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How are state workers protected from lawsuits?

After news first broke that Joseph Bruno was going to petition Attorney General Eric Schneiderman for reimbursements of “substantial” legal costs after criminal charges against him were dropped, and the Times Union’s outstanding James Odato could not get Schneiderman’s office to divulge how many public employees have been similarly reimbursed, we were more than a…

After news first broke that Joseph Bruno was going to petition Attorney General Eric Schneiderman for reimbursements of “substantial” legal costs after criminal charges against him were dropped, and the Times Union’s outstanding James Odato could not get Schneiderman’s office to divulge how many public employees have been similarly reimbursed, we were more than a little curious.

What The New York World would go on to find is startling: the state has paid over $193 million over the last decade to public officers upon acquittal or dismissal of criminal charges or who’ve had civil suits brought against them. As most of the payouts were related to civil cases covered under Section 17 of New York State’s Public Officers Law (POL), here’s a quick explainer on how state workers get protected from lawsuits.

Hold on, the state pays for legal expenses when its employees get sued?
If you’re a former or current state employee sued for actions you took in the course of your work, you can get the state to insure you against any legal costs under the POL.

Here’s what Section 17 says:
“The state shall indemnify and save harmless its employees in the amount of any judgment obtained against such employees in any state or federal court, or in the amount of any settlement of a claim, or shall pay such judgment or settlement; provided, that the act or omission from which such judgment or settlement arose occurred while the employee was acting within the scope of his public employment or duties; the duty to indemnify and save  harmless or pay prescribed by this subdivision shall not arise where the injury or damage  resulted from intentional wrongdoing on the part of the employee.”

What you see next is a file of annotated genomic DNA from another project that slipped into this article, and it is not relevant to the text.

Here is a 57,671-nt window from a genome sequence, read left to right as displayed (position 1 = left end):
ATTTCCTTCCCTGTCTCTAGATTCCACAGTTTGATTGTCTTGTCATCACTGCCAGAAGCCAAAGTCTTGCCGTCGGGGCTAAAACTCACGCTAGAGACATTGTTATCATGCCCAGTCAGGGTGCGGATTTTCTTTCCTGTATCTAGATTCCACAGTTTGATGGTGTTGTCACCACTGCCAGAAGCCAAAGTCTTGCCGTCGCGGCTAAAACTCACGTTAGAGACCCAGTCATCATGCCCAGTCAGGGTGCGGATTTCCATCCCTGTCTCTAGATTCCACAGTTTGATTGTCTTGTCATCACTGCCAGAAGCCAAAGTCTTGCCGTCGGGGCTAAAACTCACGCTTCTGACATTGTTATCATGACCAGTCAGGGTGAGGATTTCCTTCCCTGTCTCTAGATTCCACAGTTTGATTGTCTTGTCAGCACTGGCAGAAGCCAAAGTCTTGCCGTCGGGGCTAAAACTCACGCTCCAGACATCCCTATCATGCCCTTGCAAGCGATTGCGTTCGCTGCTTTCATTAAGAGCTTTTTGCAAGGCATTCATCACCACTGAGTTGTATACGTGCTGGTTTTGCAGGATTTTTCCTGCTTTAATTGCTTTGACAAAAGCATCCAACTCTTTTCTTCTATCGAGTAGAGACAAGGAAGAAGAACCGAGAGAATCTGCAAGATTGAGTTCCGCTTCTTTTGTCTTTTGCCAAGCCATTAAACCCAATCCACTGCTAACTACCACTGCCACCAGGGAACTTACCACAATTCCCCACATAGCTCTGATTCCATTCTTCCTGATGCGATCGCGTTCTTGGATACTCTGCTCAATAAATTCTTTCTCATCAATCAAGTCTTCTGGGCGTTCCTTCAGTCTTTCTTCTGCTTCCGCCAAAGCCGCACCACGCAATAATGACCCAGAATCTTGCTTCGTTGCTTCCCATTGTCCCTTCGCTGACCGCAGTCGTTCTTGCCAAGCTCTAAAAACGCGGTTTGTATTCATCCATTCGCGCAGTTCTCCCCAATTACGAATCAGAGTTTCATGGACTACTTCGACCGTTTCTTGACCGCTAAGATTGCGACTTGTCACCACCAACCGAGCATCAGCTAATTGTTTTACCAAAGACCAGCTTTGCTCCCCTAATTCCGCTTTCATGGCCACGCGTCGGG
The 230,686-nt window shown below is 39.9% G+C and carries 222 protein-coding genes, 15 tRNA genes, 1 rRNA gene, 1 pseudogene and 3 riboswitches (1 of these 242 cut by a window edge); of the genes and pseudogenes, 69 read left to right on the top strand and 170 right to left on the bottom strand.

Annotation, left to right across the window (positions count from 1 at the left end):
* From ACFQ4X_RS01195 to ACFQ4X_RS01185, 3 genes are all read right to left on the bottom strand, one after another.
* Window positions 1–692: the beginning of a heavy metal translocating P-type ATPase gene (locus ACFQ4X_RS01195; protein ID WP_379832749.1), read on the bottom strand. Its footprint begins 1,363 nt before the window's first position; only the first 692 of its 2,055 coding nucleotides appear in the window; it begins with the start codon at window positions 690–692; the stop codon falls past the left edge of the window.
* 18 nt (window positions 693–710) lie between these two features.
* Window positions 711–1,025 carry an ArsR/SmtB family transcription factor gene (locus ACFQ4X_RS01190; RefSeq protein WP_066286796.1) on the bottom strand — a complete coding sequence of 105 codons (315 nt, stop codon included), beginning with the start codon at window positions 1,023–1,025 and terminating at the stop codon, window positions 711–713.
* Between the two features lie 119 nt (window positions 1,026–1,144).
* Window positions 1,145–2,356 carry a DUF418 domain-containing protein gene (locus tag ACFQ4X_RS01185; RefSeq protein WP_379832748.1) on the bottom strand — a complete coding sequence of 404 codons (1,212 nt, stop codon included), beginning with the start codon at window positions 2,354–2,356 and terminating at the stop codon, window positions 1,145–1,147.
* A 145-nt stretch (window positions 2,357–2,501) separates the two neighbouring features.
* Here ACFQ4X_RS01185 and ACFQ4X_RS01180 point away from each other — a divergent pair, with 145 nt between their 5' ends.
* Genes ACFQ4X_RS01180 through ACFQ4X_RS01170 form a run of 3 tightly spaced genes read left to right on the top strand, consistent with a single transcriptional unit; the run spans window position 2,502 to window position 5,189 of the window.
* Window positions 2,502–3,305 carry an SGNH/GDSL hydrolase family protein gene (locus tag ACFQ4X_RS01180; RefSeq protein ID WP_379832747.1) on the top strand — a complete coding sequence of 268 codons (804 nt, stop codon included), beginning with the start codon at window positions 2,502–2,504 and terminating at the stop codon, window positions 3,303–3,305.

So these laws only apply to former or current public officers?
That would be a safe generalization, for now. Section 17 covers – in general – current and former state officers, employees and volunteers in a state-sponsored program.

We say “for now,” because some legislators have proposed amendments to the laws, such as S4273A-2011, sponsored by Republican Senator Carl Marcellino, which would “would require the state to defend and indemnify independent contractors and their employees when they install temporary traffic controls at accident scenes and other unplanned incidents.”

If I’m eligible, how do I go about applying?
*Courtesy of SUNY’s University Counsel

When sued in an individual capacity in a civil suit:
– Send the summons, complaint, or other process, with your individual request for representation and defense pursuant to Section 17 the AG’s office either in Albany or New York City within five days of being served
– Fully cooperate with the attorney general in the defense of the matter, the defense of any related action against the state, and in the prosecution of any appeal
– Cross your fingers and hope you get AG approval

Is there a limit to the amount of money the state can dole out for each successful applicant for a reimbursement or indemnification?
No caps to the payouts are written into  the law, according to the State Comptroller’s office, and sums paid for lawyers vary on a “case by case basis.” One could describe Section 17 as unlimited state employee insurance for unintentional wrongdoing in the line of work. Pretty good deal.

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